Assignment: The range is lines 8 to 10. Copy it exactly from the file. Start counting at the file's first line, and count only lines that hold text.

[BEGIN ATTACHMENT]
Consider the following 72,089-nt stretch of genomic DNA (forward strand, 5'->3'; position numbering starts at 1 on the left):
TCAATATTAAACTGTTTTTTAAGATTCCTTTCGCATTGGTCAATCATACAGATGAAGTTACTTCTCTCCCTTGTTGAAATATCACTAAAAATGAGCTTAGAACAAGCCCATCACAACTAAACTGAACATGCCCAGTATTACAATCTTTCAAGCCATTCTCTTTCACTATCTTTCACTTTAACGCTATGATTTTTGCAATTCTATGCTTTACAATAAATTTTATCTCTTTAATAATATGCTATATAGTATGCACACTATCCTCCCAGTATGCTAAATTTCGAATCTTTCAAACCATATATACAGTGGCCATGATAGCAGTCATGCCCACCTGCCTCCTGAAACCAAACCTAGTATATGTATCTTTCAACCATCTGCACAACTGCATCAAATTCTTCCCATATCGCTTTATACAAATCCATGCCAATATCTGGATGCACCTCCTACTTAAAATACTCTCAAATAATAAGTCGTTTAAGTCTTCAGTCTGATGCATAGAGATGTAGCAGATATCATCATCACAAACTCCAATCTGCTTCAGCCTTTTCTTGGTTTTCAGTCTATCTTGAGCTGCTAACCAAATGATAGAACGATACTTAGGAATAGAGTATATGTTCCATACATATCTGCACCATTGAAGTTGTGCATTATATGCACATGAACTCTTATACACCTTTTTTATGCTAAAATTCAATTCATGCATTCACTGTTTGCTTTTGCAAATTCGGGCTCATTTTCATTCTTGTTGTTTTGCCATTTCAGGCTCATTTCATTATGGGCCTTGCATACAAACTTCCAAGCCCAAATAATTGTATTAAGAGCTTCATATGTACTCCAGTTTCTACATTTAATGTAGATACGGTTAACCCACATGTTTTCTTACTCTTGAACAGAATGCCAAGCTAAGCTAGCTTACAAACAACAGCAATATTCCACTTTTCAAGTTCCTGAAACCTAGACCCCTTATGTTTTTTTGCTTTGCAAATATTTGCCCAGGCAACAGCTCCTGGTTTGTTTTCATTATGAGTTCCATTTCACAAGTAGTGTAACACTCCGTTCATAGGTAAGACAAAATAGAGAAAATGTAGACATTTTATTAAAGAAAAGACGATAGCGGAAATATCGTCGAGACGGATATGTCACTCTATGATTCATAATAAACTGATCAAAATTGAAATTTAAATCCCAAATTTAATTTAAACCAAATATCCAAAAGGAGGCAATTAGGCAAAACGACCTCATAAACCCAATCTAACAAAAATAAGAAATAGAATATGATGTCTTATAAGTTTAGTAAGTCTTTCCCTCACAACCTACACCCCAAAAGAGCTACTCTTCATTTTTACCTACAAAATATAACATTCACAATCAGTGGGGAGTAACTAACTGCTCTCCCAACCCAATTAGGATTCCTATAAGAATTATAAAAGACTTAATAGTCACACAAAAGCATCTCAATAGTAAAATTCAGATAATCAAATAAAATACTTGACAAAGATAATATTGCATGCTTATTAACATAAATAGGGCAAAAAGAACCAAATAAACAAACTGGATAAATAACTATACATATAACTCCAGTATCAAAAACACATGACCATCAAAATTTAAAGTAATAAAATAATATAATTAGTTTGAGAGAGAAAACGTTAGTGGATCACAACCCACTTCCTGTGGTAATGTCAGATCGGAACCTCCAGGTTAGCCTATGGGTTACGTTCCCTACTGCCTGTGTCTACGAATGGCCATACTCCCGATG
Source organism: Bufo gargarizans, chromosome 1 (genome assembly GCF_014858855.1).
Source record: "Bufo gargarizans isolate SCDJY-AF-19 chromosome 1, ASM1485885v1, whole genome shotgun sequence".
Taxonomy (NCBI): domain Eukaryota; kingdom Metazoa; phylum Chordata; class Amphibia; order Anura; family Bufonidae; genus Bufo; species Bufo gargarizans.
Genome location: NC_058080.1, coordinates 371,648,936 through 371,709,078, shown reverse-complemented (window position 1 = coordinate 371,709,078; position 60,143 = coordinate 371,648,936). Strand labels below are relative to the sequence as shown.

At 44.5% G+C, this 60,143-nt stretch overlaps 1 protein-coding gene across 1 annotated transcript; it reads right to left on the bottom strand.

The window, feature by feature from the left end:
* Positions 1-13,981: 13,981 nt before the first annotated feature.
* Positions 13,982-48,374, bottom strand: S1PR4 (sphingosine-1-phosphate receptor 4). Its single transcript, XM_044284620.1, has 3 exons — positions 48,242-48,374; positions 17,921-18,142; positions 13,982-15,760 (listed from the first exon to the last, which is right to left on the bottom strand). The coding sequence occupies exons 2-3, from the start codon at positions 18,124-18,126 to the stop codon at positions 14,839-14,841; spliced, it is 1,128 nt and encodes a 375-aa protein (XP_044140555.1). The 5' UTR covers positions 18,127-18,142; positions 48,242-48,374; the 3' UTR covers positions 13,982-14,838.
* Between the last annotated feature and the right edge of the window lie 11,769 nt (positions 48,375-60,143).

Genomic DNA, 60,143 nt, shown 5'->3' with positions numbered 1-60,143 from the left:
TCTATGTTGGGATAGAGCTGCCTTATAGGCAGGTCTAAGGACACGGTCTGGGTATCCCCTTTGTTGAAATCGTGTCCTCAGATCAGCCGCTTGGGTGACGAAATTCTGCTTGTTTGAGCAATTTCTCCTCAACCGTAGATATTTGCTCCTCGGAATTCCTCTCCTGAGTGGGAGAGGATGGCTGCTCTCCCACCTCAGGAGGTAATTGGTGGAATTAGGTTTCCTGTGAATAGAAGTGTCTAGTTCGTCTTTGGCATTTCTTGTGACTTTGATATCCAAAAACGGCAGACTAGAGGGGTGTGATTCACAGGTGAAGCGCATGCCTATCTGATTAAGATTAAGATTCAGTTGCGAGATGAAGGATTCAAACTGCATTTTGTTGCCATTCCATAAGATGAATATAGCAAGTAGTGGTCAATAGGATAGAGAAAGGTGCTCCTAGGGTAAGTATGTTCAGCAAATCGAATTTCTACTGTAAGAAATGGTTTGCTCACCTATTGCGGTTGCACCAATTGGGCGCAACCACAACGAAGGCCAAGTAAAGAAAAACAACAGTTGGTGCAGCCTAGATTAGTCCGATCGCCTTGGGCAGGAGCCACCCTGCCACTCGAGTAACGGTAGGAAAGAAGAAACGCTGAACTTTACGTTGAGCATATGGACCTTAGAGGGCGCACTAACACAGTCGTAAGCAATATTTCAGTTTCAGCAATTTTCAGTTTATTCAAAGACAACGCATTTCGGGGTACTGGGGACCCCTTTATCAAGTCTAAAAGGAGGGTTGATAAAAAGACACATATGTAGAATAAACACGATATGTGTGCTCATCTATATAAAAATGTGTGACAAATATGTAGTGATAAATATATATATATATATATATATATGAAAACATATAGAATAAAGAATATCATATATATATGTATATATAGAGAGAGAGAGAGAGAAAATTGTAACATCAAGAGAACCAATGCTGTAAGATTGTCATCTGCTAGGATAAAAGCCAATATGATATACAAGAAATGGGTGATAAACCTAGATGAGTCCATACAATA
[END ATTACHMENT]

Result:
The window, feature by feature from the left end:
* Positions 1-13,981: 13,981 nt before the first annotated feature.
* Positions 13,982-48,374, bottom strand: S1PR4 (sphingosine-1-phosphate receptor 4). Its single transcript, XM_044284620.1, has 3 exons — positions 48,242-48,374; positions 17,921-18,142; positions 13,982-15,760 (listed from the first exon to the last, which is right to left on the bottom strand). The coding sequence occupies exons 2-3, from the start codon at positions 18,124-18,126 to the stop codon at positions 14,839-14,841; spliced, it is 1,128 nt and encodes a 375-aa protein (XP_044140555.1). The 5' UTR covers positions 18,127-18,142; positions 48,242-48,374; the 3' UTR covers positions 13,982-14,838.